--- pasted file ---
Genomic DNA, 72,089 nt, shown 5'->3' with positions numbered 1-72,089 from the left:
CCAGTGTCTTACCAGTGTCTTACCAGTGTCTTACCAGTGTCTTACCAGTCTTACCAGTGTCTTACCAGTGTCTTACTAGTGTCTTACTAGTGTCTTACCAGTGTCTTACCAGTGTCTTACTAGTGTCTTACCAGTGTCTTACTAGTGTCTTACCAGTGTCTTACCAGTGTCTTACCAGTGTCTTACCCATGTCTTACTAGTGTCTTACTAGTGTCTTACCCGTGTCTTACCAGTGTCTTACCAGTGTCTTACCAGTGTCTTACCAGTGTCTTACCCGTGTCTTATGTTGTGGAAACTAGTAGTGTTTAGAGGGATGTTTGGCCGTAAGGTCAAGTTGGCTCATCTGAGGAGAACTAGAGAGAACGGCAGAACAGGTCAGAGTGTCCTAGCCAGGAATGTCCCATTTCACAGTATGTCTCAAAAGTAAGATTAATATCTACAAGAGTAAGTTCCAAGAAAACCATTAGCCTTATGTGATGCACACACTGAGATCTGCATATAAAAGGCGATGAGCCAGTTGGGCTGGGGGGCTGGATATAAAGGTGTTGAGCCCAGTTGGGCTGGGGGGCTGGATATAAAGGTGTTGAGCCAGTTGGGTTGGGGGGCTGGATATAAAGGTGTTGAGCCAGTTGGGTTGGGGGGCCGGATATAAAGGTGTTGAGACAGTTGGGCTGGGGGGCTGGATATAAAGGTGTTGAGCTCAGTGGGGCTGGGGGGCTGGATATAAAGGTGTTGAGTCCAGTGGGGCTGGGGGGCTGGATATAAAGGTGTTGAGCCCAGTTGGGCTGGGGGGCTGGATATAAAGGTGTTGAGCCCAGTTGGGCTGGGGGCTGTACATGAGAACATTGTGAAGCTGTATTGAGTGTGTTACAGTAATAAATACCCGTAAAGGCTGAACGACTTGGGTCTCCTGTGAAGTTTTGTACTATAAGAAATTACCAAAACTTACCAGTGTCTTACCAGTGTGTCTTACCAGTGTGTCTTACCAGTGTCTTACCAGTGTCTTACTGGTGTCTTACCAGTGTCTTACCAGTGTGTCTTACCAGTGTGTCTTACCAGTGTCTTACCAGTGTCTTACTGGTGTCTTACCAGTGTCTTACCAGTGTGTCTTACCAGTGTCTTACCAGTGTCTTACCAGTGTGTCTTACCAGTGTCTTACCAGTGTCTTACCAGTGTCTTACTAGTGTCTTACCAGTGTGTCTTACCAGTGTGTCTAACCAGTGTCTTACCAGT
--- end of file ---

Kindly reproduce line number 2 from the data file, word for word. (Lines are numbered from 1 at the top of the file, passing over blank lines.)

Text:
CCAGTGTCTTACCAGTGTCTTACCAGTGTCTTACCAGTGTCTTACCAGTCTTACCAGTGTCTTACCAGTGTCTTACTAGTGTCTTACTAGTGTCTTACCAGTGTCTTACCAGTGTCTTACTAGTGTCTTACCAGTGTCTTACTAGTGTCTTACCAGTGTCTTACCAGTGTCTTACCAGTGTCTTACCCATGTCTTACTAGTGTCTTACTAGTGTCTTACCCGTGTCTTACCAGTGTCTTACCAGTGTCTTACCAGTGTCTTACCAGTGTCTTACCCGTGTCTTATGTTGTGGAAACTAGTAGTGTTTAGAGGGATGTTTGGCCGTAAGGTCAAGTTGGCTCATCTGAGGAGAACTAGAGAGAACGGCAGAACAGGTCAGAGTGTCCTAGCCAGGAATGTCCCATTTCACAGTATGTCTCAAAAGTAAGATTAATATCTACAAGAGTAAGTTCCAAGAAAACCATTAGCCTTATGTGATGCACACACTGAGATCTGCATATAAAAGGCGATGAGCCAGTTGGGCTGGGGGGCTGGATATAAAGGTGTTGAGCCCAGTTGGGCTGGGGGGCTGGATATAAAGGTGTTGAGCCAGTTGGGTTGGGGGGCTGGATATAAAGGTGTTGAGCCAGTTGGGTTGGGGGGCCGGATATAAAGGTGTTGAGACAGTTGGGCTGGGGGGCTGGATATAAAGGTGTTGAGCTCAGTGGGGCTGGGGGGCTGGATATAAAGGTGTTGAGTCCAGTGGGGCTGGGGGGCTGGATATAAAGGTGTTGAGCCCAGTTGGGCTGGGGGGCTGGATATAAAGGTGTTGAGCCCAGTTGGGCTGGGGGCTGTACATGAGAACATTGTGAAGCTGTATTGAGTGTGTTACAGTAATAAATACCCGTAAAGGCTGAACGACTTGGGTCTCCTGTGAAGTTTTGTACTATAAGAAATTACCAAAACTTACCAGTGTCTTACCAGTGTGTCTTACCAGTGTGTCTTACCAGTGTCTTACCAGTGTCTTACTGGTGTCTTACCAGTGTCTTACCAGTGTGTCTTACCAGTGTGTCTTACCAGTGTCTTACCAGTGTCTTACTGGTGTCTTACCAGTGTCTTACCAGTGTGTCTTACCAGTGTCTTACCAGTGTCTTACCAGTGTGTCTTACCAGTGTCTTACCAGTGTCTTACCAGTGTCTTACTAGTGTCTTACCAGTGTGTCTTACCAGTGTGTCTAACCAGTGTCTTACCAGT